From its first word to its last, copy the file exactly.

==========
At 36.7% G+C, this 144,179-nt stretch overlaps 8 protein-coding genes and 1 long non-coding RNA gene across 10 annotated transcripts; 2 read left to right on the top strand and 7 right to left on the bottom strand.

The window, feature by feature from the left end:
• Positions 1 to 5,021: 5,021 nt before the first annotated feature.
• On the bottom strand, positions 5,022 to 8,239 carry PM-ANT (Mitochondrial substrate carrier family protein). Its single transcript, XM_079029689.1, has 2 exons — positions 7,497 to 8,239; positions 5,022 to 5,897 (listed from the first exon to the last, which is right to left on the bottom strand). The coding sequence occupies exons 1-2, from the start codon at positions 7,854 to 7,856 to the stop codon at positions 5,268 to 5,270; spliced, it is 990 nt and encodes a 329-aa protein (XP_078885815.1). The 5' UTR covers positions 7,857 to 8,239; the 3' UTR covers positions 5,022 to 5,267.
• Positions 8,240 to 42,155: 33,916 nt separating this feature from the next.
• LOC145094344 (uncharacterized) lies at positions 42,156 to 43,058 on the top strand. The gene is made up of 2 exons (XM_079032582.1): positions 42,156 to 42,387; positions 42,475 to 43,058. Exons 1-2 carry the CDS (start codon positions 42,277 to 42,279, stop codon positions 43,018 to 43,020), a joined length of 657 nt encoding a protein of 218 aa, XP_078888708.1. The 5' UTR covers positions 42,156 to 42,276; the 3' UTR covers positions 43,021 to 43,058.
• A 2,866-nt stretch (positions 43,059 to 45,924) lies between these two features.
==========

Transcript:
At 36.7% G+C, this 144,179-nt stretch overlaps 8 protein-coding genes and 1 long non-coding RNA gene across 10 annotated transcripts; 2 read left to right on the top strand and 7 right to left on the bottom strand.

The window, feature by feature from the left end:
• Positions 1 to 5,021: 5,021 nt before the first annotated feature.
• On the bottom strand, positions 5,022 to 8,239 carry PM-ANT (Mitochondrial substrate carrier family protein). Its single transcript, XM_079029689.1, has 2 exons — positions 7,497 to 8,239; positions 5,022 to 5,897 (listed from the first exon to the last, which is right to left on the bottom strand). The coding sequence occupies exons 1-2, from the start codon at positions 7,854 to 7,856 to the stop codon at positions 5,268 to 5,270; spliced, it is 990 nt and encodes a 329-aa protein (XP_078885815.1). The 5' UTR covers positions 7,857 to 8,239; the 3' UTR covers positions 5,022 to 5,267.
• Positions 8,240 to 42,155: 33,916 nt separating this feature from the next.
• LOC145094344 (uncharacterized) lies at positions 42,156 to 43,058 on the top strand. The gene is made up of 2 exons (XM_079032582.1): positions 42,156 to 42,387; positions 42,475 to 43,058. Exons 1-2 carry the CDS (start codon positions 42,277 to 42,279, stop codon positions 43,018 to 43,020), a joined length of 657 nt encoding a protein of 218 aa, XP_078888708.1. The 5' UTR covers positions 42,156 to 42,276; the 3' UTR covers positions 43,021 to 43,058.
• A 2,866-nt stretch (positions 43,059 to 45,924) lies between these two features.